Internet Payments

Secure & Reliable

Your data is encrypted and secure with us.
Godaddyseal image
VeraSafe Security Seal

Lethbridge Herald Newspaper Archives

- Page 7

Join us for 7 days to view your results

Enter your details to get started

or Login

What will you discover?

  • 108,666,265 Obituaries
  • 86,129,063 Archives
  • Birth & Marriages
  • Arrests & legal notices
  • And so much more
Issue Date:
Pages Available: 10

Search All United States newspapers

Research your ancestors and family tree, historical events, famous people and so much more!

Browse U.S. Newspaper Archives


Select the state you are looking for from the map or the list below

OCR Text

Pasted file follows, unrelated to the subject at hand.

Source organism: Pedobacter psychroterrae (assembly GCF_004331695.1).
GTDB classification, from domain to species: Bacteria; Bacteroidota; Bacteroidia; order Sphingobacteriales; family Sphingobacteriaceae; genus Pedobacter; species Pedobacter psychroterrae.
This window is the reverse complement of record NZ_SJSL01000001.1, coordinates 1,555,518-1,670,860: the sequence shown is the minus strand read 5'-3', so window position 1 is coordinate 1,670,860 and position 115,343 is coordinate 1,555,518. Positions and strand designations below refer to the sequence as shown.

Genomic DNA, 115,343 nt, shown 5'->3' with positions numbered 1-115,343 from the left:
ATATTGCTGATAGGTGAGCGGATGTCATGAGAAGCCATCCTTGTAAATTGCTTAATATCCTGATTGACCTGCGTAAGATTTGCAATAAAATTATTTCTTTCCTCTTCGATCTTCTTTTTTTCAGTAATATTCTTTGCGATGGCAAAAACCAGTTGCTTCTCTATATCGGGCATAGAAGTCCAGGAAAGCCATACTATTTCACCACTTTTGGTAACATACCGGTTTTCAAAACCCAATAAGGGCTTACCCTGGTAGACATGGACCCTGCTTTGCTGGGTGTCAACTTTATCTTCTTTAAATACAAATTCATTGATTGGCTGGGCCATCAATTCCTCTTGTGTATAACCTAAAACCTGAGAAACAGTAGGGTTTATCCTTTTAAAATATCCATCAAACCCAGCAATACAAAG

Lethbridge Herald, The (Newspaper) - June 15, 1971, Lethbridge, Alberta SATURDAY, JUNE 15, 1946 Dan Ikrber Of Great Falls Stresses Value Of Good Highways THE HERALD'S CITY NEWS PAGE PAGE SEVEN of friendship between Al- and Montanane hare been more firmly welded together through ;he third international joodwill meeting ended here thk, Saturday, afternoon and plans are now being advanced for stag- ing a reciprocal conclave in Great Falls on Sept. 6-7. The meeting here was sponsored by the Lethbridge Board of Trade. That to be held in the Montana, city will be sponsored by the Great Falls Chamber of Commerce. Pres. Chas. Errant of the Letbbndge Trade Board, was In the chair Fri- day night. Attended by distinguished citi- zens and men from all walks of life, the meeting drew delegates from throughout Alberta and Mon- tana and. as it ended, was describ- ed as the most successful and frien- dly meeting ever held by people of turo neighboring countries. Among the Montana visitors was Senator George Wilson of Shelby. All visit- ing guests were introduced at a ban- quet meeting ia the Marquis Hotel Friday evening. Best wishes to Albertans were brought from the Montana Cham- ber of Commerce by J. J. Flaherty, who also spoke on behalf of the governor of his state. Dan Thurber Speaks After announcing the prooosed Great Falls meeting, Dan Thurber. Great Falls farmer and manager of the North Montana State Fair, stressed the value of highways, tourist trade and aviation to Al- berta, and his state. He explained that people in Great Falls and northern Montana looked forward with much zest to prospects of improved and increased air trans- portation from their areas into Al- berta and. discussing the progress of aviation. Mr. Thuroer added: "We are truly coming into a new- age of air transportation air freight transportation will become a. reality. This can mean only one new age of business and friendly relations." Mr. Thurber regarded the build- ing cf highways as sn investment which would return dividends to communities and the nation at large and "it never was more Im- portant than now that "we build Rnnri Rnark ALL-OUT CLOTHING bUUU RUdUb COLLECTION MONDAY OPEN SUNDAY 7 to 9 p.m, McCAFFREVS DRUG STORES 331-Sth St. 5. 414-13th St. N. Phone 22K Phone highways." He explained thai the TT.S. high- Tray appropriation icr the next i tiiree Years amounts to Trhicn'is to be distributed to the in- dividual states on condition they match appropriations- In the case of Montana, that state is to receive from the federal treasury for highway construction, the fed- eral government paying 56 per cent of the cesis and the state 44 per cent- Five-eighths of the money is to be spent oa mala highways and tne balance on secondary roads. Construction of roads by the fed- eral government alone in forest re- serves and paries raise the Uiree-vear outlay for Montana highways and roads to "Gas Tax Pays Cost The state's share of costs, explain- ed Mr. Thurber, is derived entirely from the five cents a gallon tax on gasoline. Mr. Thurber added that Montana has 5.350 miles of main highway, of which less thaa 600 miles is un- improved. Indications are, he continued, that Alberta and Montana this year will enjoy the most lucrative tourist trade in history. Men Wanted For Ontario Harvest Plans have again been completed this year to recruit farm workers from the three nrairie provinces to assist with haying and early harvest in Ontario, Fred J. White. Region- al Superintendent. Unemployment Insurance Commission. Winnipeg, announced this morning. Under a reciprocal arrangement with Ontario, workers from that province will later come to the prai- ries to help out with harvesting the wheat crop. Mr. White added. Free transportation to the place of employment will be issued to accepted applicants, and return transportation may be obtained for subject to the workers remain- Ing on the job for the required period. Volunteers should apply immediately either to their nearest office of the National Employment service or the Provincial Agricul- 1 tural Service. The prevailing wage on Ontario farms for experienced farm workers is approximately seventy dollars per month, plus room and board. Parley Topic Importance of a broad program for the development of highways, the need of saufying the heavy in- flux of tourists expected to pour into Montana, and Alberta this year, and the advantages offered by capitalizing on the revived interest in Boards of Trade in southern Al- berta featured panel discussions here Friday afternoon during the third annual international goodwill meeting. Each of the subjects received thorough discussion as delegates from tnroughout Alberta and Mon- tana voiced their opinions. Visitors were extended a warm by President Charles Bry- ant of the Lethbridge Board of Trade, sponsor of Uie meeting. Favors United Effort Opening discussion on highways. Fred T. King, chairman of ths highway committee of the Leth- bridge board, urged that all Boards of Trade work in unison for im- Monday evening. June 17, Leth- pecially requested. idee collection for the National Categories of clothing bring coJ- Wm. H. Dawson Passes In City rige uit; s Clothing drive commence at lected include suits for men. women f i 6-30 crdoct and will be completed, or children: odd coats, skirts, trous- it is planned, that night, providing j ers; women's dresses and an opportunity for every citizen to men's, women's or children's over- make a personal gift to a needy coats: jackets in all sizes: scarves.! person in Europe. All local blankets and footwear.! gacizations including sen-ice dabs which must be fastened fc pairs, j and echool children as well as Girl j Citizens are asked to leave par-; Guides and Soy Scouts are CO- j eels of clothing on the Jront porch i operating: with the local comaiitjee A. TV. Mayor chairman. Only used clothinc is asked for. which can be discarded without need of repSacemeiit. Serviceable, clean, summer or winter apparel is acceptable but warm clothing is es- j to aid rapid collection of ssiae. Shackleford, 1 Capr. "Pat" Hamilton has charge i of the transportation connected with j the clothing section. Mrs. T. H.' McCreadv is in charge of the ladies' organizations at. the Arena where the sorting of the clothes will be doee. Flapjacks For Rodeo Crowds; Heft-Drivers Thrilling Feature Premier Manning Appeals To Albertans To Support Clothes Drive W. FoUowutg Hans Henry local hospital H. DAWSON Premier E. C- Manning, of war !s ended, the victorious i in giving his strongest sup- j of Chrfsteadoai must tarn their ai- port to the National Clothing Col- sestScn to the aftermath. To iectzon sponsored bv the Canadian i suffering millions of Europe, s Allied Relief, which takes place j -wartD hand of friendship must be S from June 17 to 29 next, issued to-: extended. This is not a favor oa I :he following statement- through t our part. It is a duty. And, to j national headquarters of the practical terms, it means the psp- j "Aii men who subscribe to the i vision of food, of shelter, of Chnstian democratic concept, of so- ing. I csetr endeavor :o carrr out, with; "These three basic necessities are j the" best means available, the in- essential to life. On behalf of jur.cnons eniocdied in the age-old government and people of Alberta, i corporeal worses of mercy to feed who have fought Jong and valiantly i :he hungry, give drink to the thirsty, j for these necessities, I command shelter the homeless, visit the sick I and bury the dead are acts of: t brotherly !ove which have a peculiar' i aptness at this time. to she needy people of j ravaged Europe, there is one other j work of mercy which ail of us can j perform. It is to clothe naked.: i "Because of this, and because' i of the innate generosity and borliness of Canadians. I am sure that the XaUonal Clothing Coliec- j tion. organized by the Canadian AI- 5 lied Relief, will be earned out wttit a suc- Lethbridge business houses are, has agreed to fry SapjacJa for all promising full co-operation m giv-; passersby. ing the Lethbridge downtown area Herman Linder's rodeo will be a. festive air for the three fui! davs; under way on Thursday and Pnday 01 of the Victory raUv and rodeo here afternoons and evenings. The on 6. Shops win be finals will be run OS on Saturday ISd brightly decorated in suitable motifs j afternoon and aa Interesting cere- Bom In Mr. Daw- 'naove- 1 a3311 oands will play throughout tbe j inony of presenting the prizes is j son joined the staff of tee Cana- business area each morning. being arranged is front of the;